Intelligence and Being a Translator

Qualified to translate documents

Are you intelligent enough to be a translator? A better question might be, how are you intelligent? If you subscribe to the current wisdom of the nine types of intelligence, you know that everyone is proficient in at least two types of intelligence. So how smart you are is less important that how you are intelligent.

What Are These Nine Intelligences?

These nine types of intelligence are musical intelligence, visual intelligence, logical intelligence, verbal intelligence, bodily and existential intelligence, social/ interpersonal intelligence, naturalistic intelligence, Intrapersonal introspection and critical reception.

The idea is relatively complex but if explained to persons in their mother tongue, it can be fairly easily understood, unless you are explaining this idea to Chinese people. Then it can easily become convoluted and unintelligible due to the language barrier.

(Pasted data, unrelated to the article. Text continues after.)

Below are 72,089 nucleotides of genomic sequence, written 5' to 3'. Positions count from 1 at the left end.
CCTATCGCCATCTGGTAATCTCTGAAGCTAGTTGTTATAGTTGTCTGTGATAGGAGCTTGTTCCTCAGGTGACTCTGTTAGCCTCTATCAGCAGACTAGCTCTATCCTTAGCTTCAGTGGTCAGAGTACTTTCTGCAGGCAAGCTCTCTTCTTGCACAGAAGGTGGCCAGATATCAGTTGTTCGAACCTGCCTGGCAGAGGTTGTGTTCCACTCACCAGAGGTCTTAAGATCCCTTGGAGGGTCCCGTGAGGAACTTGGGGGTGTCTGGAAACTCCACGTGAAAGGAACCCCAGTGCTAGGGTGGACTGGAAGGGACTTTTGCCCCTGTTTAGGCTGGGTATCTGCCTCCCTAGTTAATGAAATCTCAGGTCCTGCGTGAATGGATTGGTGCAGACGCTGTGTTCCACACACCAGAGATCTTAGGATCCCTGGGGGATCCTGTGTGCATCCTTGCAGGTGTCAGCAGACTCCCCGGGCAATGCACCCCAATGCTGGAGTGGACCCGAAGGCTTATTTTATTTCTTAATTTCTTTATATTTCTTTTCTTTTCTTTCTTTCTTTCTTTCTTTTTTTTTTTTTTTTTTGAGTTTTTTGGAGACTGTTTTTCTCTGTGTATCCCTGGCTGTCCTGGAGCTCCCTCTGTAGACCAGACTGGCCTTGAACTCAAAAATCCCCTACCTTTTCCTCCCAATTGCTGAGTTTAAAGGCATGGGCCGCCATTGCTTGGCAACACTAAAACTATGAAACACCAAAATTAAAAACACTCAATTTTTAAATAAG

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Application of This Theory

A model school in Indianapolis, Indiana, aligns its teaching with this theory and has had unmatched success with it. The school tests all prospective students in all nine categories to determine their strengths and weaknesses.

If a student shows that he is strong in four of the intelligences but weak in the other five, the student is placed in a class which will challenge him to the nth degree in his four strong areas. With the remaining five, he is challenged only to the degree that moves him forward, albeit very slowly. As the semester progresses, the student is challenged at a progressively higher level in the weak areas.